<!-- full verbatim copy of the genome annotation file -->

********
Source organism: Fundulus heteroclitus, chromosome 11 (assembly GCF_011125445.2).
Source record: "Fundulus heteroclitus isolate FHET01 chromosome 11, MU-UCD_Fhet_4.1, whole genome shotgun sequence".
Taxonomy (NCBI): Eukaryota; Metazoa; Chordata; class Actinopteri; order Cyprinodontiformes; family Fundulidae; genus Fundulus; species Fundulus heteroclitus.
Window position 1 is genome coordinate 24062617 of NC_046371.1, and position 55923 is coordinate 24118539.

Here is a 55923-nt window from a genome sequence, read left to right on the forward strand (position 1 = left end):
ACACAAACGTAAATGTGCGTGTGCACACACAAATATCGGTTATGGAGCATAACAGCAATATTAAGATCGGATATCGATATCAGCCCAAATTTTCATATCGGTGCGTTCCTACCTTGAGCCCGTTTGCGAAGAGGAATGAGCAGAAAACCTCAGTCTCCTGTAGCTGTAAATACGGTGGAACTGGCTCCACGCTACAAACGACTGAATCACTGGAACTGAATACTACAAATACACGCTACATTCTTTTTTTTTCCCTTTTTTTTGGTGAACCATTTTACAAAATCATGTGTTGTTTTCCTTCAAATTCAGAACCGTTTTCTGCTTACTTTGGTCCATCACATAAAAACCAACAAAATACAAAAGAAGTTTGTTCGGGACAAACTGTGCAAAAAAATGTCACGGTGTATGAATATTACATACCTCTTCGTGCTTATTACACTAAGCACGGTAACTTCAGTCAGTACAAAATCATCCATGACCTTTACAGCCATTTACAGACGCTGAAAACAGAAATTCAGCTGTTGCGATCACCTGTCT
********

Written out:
Source organism: Fundulus heteroclitus, chromosome 11 (assembly GCF_011125445.2).
Source record: "Fundulus heteroclitus isolate FHET01 chromosome 11, MU-UCD_Fhet_4.1, whole genome shotgun sequence".
Taxonomy (NCBI): Eukaryota; Metazoa; Chordata; class Actinopteri; order Cyprinodontiformes; family Fundulidae; genus Fundulus; species Fundulus heteroclitus.
Window position 1 is genome coordinate 24062617 of NC_046371.1, and position 55923 is coordinate 24118539.

Here is a 55923-nt window from a genome sequence, read left to right on the forward strand (position 1 = left end):
ACACAAACGTAAATGTGCGTGTGCACACACAAATATCGGTTATGGAGCATAACAGCAATATTAAGATCGGATATCGATATCAGCCCAAATTTTCATATCGGTGCGTTCCTACCTTGAGCCCGTTTGCGAAGAGGAATGAGCAGAAAACCTCAGTCTCCTGTAGCTGTAAATACGGTGGAACTGGCTCCACGCTACAAACGACTGAATCACTGGAACTGAATACTACAAATACACGCTACATTCTTTTTTTTTCCCTTTTTTTTGGTGAACCATTTTACAAAATCATGTGTTGTTTTCCTTCAAATTCAGAACCGTTTTCTGCTTACTTTGGTCCATCACATAAAAACCAACAAAATACAAAAGAAGTTTGTTCGGGACAAACTGTGCAAAAAAATGTCACGGTGTATGAATATTACATACCTCTTCGTGCTTATTACACTAAGCACGGTAACTTCAGTCAGTACAAAATCATCCATGACCTTTACAGCCATTTACAGACGCTGAAAACAGAAATTCAGCTGTTGCGATCACCTGTCT